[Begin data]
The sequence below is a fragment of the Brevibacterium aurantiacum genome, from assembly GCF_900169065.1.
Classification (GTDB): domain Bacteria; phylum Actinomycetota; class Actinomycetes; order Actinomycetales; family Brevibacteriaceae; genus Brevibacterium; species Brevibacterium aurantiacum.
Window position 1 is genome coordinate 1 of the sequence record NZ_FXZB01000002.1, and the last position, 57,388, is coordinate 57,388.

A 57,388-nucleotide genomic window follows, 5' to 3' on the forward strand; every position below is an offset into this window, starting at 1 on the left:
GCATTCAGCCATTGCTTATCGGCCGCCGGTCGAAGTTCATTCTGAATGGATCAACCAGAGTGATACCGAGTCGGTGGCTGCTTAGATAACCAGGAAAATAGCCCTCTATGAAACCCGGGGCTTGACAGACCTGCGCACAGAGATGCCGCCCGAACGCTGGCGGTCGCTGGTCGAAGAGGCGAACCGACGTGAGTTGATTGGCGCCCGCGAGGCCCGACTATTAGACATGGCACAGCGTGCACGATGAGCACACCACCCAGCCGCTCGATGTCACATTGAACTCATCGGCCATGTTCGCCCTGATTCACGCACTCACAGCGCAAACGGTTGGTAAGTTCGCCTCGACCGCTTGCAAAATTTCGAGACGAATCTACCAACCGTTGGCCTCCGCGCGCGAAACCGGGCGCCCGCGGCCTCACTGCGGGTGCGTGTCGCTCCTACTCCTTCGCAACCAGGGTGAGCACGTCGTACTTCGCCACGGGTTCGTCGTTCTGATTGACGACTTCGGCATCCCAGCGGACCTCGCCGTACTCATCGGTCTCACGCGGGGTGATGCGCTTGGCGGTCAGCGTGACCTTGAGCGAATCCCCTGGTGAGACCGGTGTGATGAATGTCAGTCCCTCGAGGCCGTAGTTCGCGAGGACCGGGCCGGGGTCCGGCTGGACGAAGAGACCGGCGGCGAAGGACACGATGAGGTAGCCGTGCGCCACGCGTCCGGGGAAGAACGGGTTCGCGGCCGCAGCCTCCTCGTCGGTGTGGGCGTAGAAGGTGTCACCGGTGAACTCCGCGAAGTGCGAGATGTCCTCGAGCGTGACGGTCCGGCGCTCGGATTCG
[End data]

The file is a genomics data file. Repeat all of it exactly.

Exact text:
The sequence below is a fragment of the Brevibacterium aurantiacum genome, from assembly GCF_900169065.1.
Classification (GTDB): domain Bacteria; phylum Actinomycetota; class Actinomycetes; order Actinomycetales; family Brevibacteriaceae; genus Brevibacterium; species Brevibacterium aurantiacum.
Window position 1 is genome coordinate 1 of the sequence record NZ_FXZB01000002.1, and the last position, 57,388, is coordinate 57,388.

A 57,388-nucleotide genomic window follows, 5' to 3' on the forward strand; every position below is an offset into this window, starting at 1 on the left:
GCATTCAGCCATTGCTTATCGGCCGCCGGTCGAAGTTCATTCTGAATGGATCAACCAGAGTGATACCGAGTCGGTGGCTGCTTAGATAACCAGGAAAATAGCCCTCTATGAAACCCGGGGCTTGACAGACCTGCGCACAGAGATGCCGCCCGAACGCTGGCGGTCGCTGGTCGAAGAGGCGAACCGACGTGAGTTGATTGGCGCCCGCGAGGCCCGACTATTAGACATGGCACAGCGTGCACGATGAGCACACCACCCAGCCGCTCGATGTCACATTGAACTCATCGGCCATGTTCGCCCTGATTCACGCACTCACAGCGCAAACGGTTGGTAAGTTCGCCTCGACCGCTTGCAAAATTTCGAGACGAATCTACCAACCGTTGGCCTCCGCGCGCGAAACCGGGCGCCCGCGGCCTCACTGCGGGTGCGTGTCGCTCCTACTCCTTCGCAACCAGGGTGAGCACGTCGTACTTCGCCACGGGTTCGTCGTTCTGATTGACGACTTCGGCATCCCAGCGGACCTCGCCGTACTCATCGGTCTCACGCGGGGTGATGCGCTTGGCGGTCAGCGTGACCTTGAGCGAATCCCCTGGTGAGACCGGTGTGATGAATGTCAGTCCCTCGAGGCCGTAGTTCGCGAGGACCGGGCCGGGGTCCGGCTGGACGAAGAGACCGGCGGCGAAGGACACGATGAGGTAGCCGTGCGCCACGCGTCCGGGGAAGAACGGGTTCGCGGCCGCAGCCTCCTCGTCGGTGTGGGCGTAGAAGGTGTCACCGGTGAACTCCGCGAAGTGCGAGATGTCCTCGAGCGTGACGGTCCGGCGCTCGGATTCG